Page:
Members heard about the on going activities while children were waiting to be placed for adoption and efforts made to start work as early as possible, in some cases, triple planning. The service focussed on the child’s needs while at the same time seeking to broaden prospective adopters’ horizons.

 

RESOLVED:

 

that the Adoption Service report 1 April – 30 September 2015 be noted.

 

10.

Independent Reviewing Officer service pdf icon PDF 234 KB

The purpose of this report is to provide the Council’s Corporate Parenting Committee with the Annual Independent Reviewing Officer Annual Report for 2014/15 as required by statutory regulations. The report provides both quantitative and qualitative evidence relating to the IRO Services in Brent.

Minutes:

GoitomMebrahtu (Independent Reviewing Officer Manager) introduced the Independent Reviewing Officer Annual Report for 2014/15 as required by statutory regulations. The report provided both quantitative and qualitative evidence relating to the IRO Services in Brent. He was pleased to report that the service had a stable workforce and that the experience reported by children of their IROs continued to be positive overall. 95.5% of Looked after Reviews took place within the statutory timescales. On inspection the quality of their work was found to be good and they had initiated the escalation of 65 cases in 2014/15. For the coming year, the focus would be on monitoring timescales and implementing Signs of Safety.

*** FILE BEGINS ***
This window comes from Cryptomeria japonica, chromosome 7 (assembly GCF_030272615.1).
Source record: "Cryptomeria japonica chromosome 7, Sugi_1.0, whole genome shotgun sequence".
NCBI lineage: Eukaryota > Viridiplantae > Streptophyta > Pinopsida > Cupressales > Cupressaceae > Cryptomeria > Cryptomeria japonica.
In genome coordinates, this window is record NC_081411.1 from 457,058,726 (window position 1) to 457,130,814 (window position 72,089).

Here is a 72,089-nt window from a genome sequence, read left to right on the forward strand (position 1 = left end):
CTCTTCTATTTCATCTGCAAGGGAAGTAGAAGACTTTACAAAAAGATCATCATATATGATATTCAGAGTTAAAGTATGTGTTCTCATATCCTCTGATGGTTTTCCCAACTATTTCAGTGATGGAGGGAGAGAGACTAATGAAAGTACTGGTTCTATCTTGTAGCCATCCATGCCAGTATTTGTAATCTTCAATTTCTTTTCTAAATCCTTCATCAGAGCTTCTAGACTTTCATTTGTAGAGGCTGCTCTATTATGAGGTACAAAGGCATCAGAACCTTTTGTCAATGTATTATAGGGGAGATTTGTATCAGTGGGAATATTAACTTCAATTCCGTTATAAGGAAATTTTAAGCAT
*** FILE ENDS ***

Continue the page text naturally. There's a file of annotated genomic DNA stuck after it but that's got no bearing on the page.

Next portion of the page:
In response to members’ questions, Gail Tolley expanded on the role of the IRO. Caroline MacGuinness supported the view that the service was a valuable resource, providing a consistent and effective service.

 

RESOLVED:

 

that the content of the Independent Review contents of the Independent Reviewing Officer (IRO) Annual Report 2014/15 be noted.

11.

Virtual School update

Graham Genoni will give an update on the Virtual School exam results. A full report on the school will be presented to the next meeting in February 2016.

Minutes:

Ann Holmes (Head of Care Planning and Children) gave a verbal update on the Key Stage 2 and 4 test results for Looked After Children. It was noted that from past experience good KS2 results rarely were reflected at GCSE level however tracking would continue and the pupil premium used to help bring about improvement.

 

The committee noted that a full report would be submitted to the next meeting.

12.

Any other urgent business

Notice of items to be raised under this heading must be given in writing to the Democratic Services Manager or his representative before the meeting in accordance with Standing Order 64.

Minutes:

No urgent business.

 

PE was pleased to report that having passed his Law degree, he would shortly be attending his graduation ceremony. He thanked all those who had participated in his survey which on presentation had been awarded 1st class. He also reported on his recent placement in Belize which had been invaluable.